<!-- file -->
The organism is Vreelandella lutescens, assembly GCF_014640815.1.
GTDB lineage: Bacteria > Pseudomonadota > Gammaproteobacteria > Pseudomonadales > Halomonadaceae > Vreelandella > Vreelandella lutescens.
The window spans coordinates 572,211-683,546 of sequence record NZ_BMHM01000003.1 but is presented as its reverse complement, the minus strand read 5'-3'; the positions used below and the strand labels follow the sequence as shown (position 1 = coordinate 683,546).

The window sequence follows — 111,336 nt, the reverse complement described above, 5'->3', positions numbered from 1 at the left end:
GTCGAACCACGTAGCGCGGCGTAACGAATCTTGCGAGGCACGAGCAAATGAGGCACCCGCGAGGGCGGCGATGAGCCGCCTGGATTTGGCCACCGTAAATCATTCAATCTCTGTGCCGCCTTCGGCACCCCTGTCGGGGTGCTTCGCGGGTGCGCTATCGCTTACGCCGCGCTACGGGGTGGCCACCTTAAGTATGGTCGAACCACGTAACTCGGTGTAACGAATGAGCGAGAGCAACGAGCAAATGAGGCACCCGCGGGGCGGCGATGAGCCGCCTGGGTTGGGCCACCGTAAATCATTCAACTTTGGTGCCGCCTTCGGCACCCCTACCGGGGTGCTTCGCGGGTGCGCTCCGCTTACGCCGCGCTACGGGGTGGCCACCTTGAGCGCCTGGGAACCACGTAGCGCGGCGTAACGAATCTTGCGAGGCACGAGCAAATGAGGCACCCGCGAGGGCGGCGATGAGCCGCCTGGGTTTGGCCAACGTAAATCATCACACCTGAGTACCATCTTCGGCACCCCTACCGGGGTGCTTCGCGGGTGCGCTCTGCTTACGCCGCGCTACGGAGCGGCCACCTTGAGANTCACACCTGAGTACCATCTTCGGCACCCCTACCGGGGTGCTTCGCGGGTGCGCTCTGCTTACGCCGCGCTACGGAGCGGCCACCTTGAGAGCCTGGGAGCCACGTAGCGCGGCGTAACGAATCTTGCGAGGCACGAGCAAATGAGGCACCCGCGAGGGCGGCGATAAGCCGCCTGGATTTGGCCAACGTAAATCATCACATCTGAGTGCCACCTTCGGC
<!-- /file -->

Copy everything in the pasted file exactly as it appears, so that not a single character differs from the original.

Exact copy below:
The organism is Vreelandella lutescens, assembly GCF_014640815.1.
GTDB lineage: Bacteria > Pseudomonadota > Gammaproteobacteria > Pseudomonadales > Halomonadaceae > Vreelandella > Vreelandella lutescens.
The window spans coordinates 572,211-683,546 of sequence record NZ_BMHM01000003.1 but is presented as its reverse complement, the minus strand read 5'-3'; the positions used below and the strand labels follow the sequence as shown (position 1 = coordinate 683,546).

The window sequence follows — 111,336 nt, the reverse complement described above, 5'->3', positions numbered from 1 at the left end:
GTCGAACCACGTAGCGCGGCGTAACGAATCTTGCGAGGCACGAGCAAATGAGGCACCCGCGAGGGCGGCGATGAGCCGCCTGGATTTGGCCACCGTAAATCATTCAATCTCTGTGCCGCCTTCGGCACCCCTGTCGGGGTGCTTCGCGGGTGCGCTATCGCTTACGCCGCGCTACGGGGTGGCCACCTTAAGTATGGTCGAACCACGTAACTCGGTGTAACGAATGAGCGAGAGCAACGAGCAAATGAGGCACCCGCGGGGCGGCGATGAGCCGCCTGGGTTGGGCCACCGTAAATCATTCAACTTTGGTGCCGCCTTCGGCACCCCTACCGGGGTGCTTCGCGGGTGCGCTCCGCTTACGCCGCGCTACGGGGTGGCCACCTTGAGCGCCTGGGAACCACGTAGCGCGGCGTAACGAATCTTGCGAGGCACGAGCAAATGAGGCACCCGCGAGGGCGGCGATGAGCCGCCTGGGTTTGGCCAACGTAAATCATCACACCTGAGTACCATCTTCGGCACCCCTACCGGGGTGCTTCGCGGGTGCGCTCTGCTTACGCCGCGCTACGGAGCGGCCACCTTGAGANTCACACCTGAGTACCATCTTCGGCACCCCTACCGGGGTGCTTCGCGGGTGCGCTCTGCTTACGCCGCGCTACGGAGCGGCCACCTTGAGAGCCTGGGAGCCACGTAGCGCGGCGTAACGAATCTTGCGAGGCACGAGCAAATGAGGCACCCGCGAGGGCGGCGATAAGCCGCCTGGATTTGGCCAACGTAAATCATCACATCTGAGTGCCACCTTCGGC